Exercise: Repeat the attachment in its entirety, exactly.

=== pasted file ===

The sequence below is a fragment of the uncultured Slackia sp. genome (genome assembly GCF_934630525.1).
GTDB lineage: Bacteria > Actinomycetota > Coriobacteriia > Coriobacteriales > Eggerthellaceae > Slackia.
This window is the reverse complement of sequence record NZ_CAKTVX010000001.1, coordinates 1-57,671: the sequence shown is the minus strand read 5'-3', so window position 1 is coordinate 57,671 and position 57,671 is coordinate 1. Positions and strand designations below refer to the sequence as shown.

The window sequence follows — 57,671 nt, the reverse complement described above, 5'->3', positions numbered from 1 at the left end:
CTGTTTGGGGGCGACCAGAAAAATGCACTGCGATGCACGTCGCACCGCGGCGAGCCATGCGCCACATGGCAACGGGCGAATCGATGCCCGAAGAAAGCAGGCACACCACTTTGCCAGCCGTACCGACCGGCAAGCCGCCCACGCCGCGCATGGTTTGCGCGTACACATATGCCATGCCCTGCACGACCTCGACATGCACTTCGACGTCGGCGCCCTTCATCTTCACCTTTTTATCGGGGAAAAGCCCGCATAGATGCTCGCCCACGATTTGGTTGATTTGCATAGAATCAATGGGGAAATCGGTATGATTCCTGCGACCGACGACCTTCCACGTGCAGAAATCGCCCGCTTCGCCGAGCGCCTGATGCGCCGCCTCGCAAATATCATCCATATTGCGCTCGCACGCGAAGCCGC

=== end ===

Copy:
The sequence below is a fragment of the uncultured Slackia sp. genome (genome assembly GCF_934630525.1).
GTDB lineage: Bacteria > Actinomycetota > Coriobacteriia > Coriobacteriales > Eggerthellaceae > Slackia.
This window is the reverse complement of sequence record NZ_CAKTVX010000001.1, coordinates 1-57,671: the sequence shown is the minus strand read 5'-3', so window position 1 is coordinate 57,671 and position 57,671 is coordinate 1. Positions and strand designations below refer to the sequence as shown.

The window sequence follows — 57,671 nt, the reverse complement described above, 5'->3', positions numbered from 1 at the left end:
CTGTTTGGGGGCGACCAGAAAAATGCACTGCGATGCACGTCGCACCGCGGCGAGCCATGCGCCACATGGCAACGGGCGAATCGATGCCCGAAGAAAGCAGGCACACCACTTTGCCAGCCGTACCGACCGGCAAGCCGCCCACGCCGCGCATGGTTTGCGCGTACACATATGCCATGCCCTGCACGACCTCGACATGCACTTCGACGTCGGCGCCCTTCATCTTCACCTTTTTATCGGGGAAAAGCCCGCATAGATGCTCGCCCACGATTTGGTTGATTTGCATAGAATCAATGGGGAAATCGGTATGATTCCTGCGACCGACGACCTTCCACGTGCAGAAATCGCCCGCTTCGCCGAGCGCCTGATGCGCCGCCTCGCAAATATCATCCATATTGCGCTCGCACGCGAAGCCGC